But don’t be too quick to balk at the sticker price. Organizations need to bear in mind the costs of any follow-on process optimization after a brownfield implementation. When added together, these can often result in a higher total implementation cost compared to greenfield as well as being more disruptive to the business.

5. Migrate to a new and different ERP

While not actually an S/4HANA migration approach at all, this option is often overlooked but may be worth considering.

In this scenario, instead of upgrading with SAP, an organization would implement an alternative ERP system, such as Oracle or Microsoft Dynamics, or a best-of-breed combination of applications, including choices such as Workday, Peoplesoft or Salesforce. 

It essentially allows the organization to start from scratch, which represents potential for huge business transformation benefits and a very high impact for end users. The organization would be able to shift to best-practice, standard processes and optimise for their business needs.

This option could be a roadmap more suited to their particular technology estate, for example. Other organizations may find that an alternative technology platform better meets the needs of their business.

However, organizations still need to weigh up the risks, costs, duration, and project resources required for what can be a significant change. Be mindful that there could be hidden costs too. For example, if an organization has an in-house SAP team, it will need to invest in re-skilling.

Your strategy organisational constraints will determine the right S/4HANA migration approach

S/4HANA transformations are highly specific to each individual organization and its ambitions, people, and existing technical landscape. There is no single journey that works for all. To determine the right migration approach, organizations need to consider which will suit their unique circumstances and enable the specific outcomes they want to achieve.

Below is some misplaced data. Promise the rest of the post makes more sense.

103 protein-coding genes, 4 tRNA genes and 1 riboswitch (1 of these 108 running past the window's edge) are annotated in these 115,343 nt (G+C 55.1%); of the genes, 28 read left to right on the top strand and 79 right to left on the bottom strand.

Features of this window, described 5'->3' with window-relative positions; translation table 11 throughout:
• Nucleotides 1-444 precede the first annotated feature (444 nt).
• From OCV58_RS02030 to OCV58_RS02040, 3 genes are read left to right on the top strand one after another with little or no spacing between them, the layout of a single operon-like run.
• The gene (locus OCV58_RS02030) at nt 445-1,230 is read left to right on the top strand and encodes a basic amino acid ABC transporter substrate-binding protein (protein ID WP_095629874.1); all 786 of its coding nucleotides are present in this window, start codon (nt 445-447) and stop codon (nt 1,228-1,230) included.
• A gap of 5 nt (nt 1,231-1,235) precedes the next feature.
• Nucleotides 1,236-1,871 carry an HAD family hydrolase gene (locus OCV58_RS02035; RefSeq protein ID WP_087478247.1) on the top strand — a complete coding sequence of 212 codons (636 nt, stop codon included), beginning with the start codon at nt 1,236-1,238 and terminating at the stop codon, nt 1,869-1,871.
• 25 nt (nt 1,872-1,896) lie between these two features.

Always start with your overall strategy and use this to inform the change. Organizations can too easily become swept up in the ‘art of the possible’ when existing processes and data structures may already serve current and anticipated future needs. If this is the case, then a more straightforward S/4HANA upgrade may be appropriate, rather than starting from scratch. 

Your organizational constraints will also impact your plans for change. Even if your organization aspires to take advantage of all the new functionality S/4HANA offers, attempting a holistic transformation – especially in a single comprehensive program – may not be feasible. Consider the level of funding and resources which you will realistically be able to allocate to the project. 

Don’t forget to keep an eye on what your competition is doing with ERP and how they are differentiating themselves. To set appropriate transformation objectives, start with benchmarking your organization against the market leaders and determine how to maintain a competitive edge. If you can gain a good understanding over S/4HANA migration successes and struggles within your industry, and measure your organization’s maturity accordingly, you will be able to plan your S/4HANA journey and ensure it stays on track.

Assess your readiness for S/4HANA migration 

To assess your organization’s current state and the appetite for an S/4HANA migration, there are a few key questions you need to answer.

Key questions

to determine the current state and appetite for S/4HANA migration

Question 1

Do you have significant transformation ambitions?

Question 2

Do current business processes align with best practice or are they inefficient?

Question 3

Does your organization have the political and financial capital to invest in a big transformation program?

Question 4

When can you find a window in your organization’s ‘change calendar' to accommodate the ERP transition alongside other organisational priorities?

Question 5

Is your organization able to prepare for and absorb change?

Question 6

Do you have the right people, capability, and capacity, and can you dedicate them to a transformation program?

If you answer ‘yes’ to more than three of these questions, it’s worth considering a greenfield approach. If not, brownfield may provide entry to S/4HANA at lower cost and risk, leaving open the option to consider further innovation in the future.

Whichever way you may be leaning, we can help you unlock value here with a comprehensive current state assessment to will help rapidly you get to grips with the specifics of your organization, ensuring you can adopt the S/4HANA migration approach that best fits your constraints, needs and ambitions.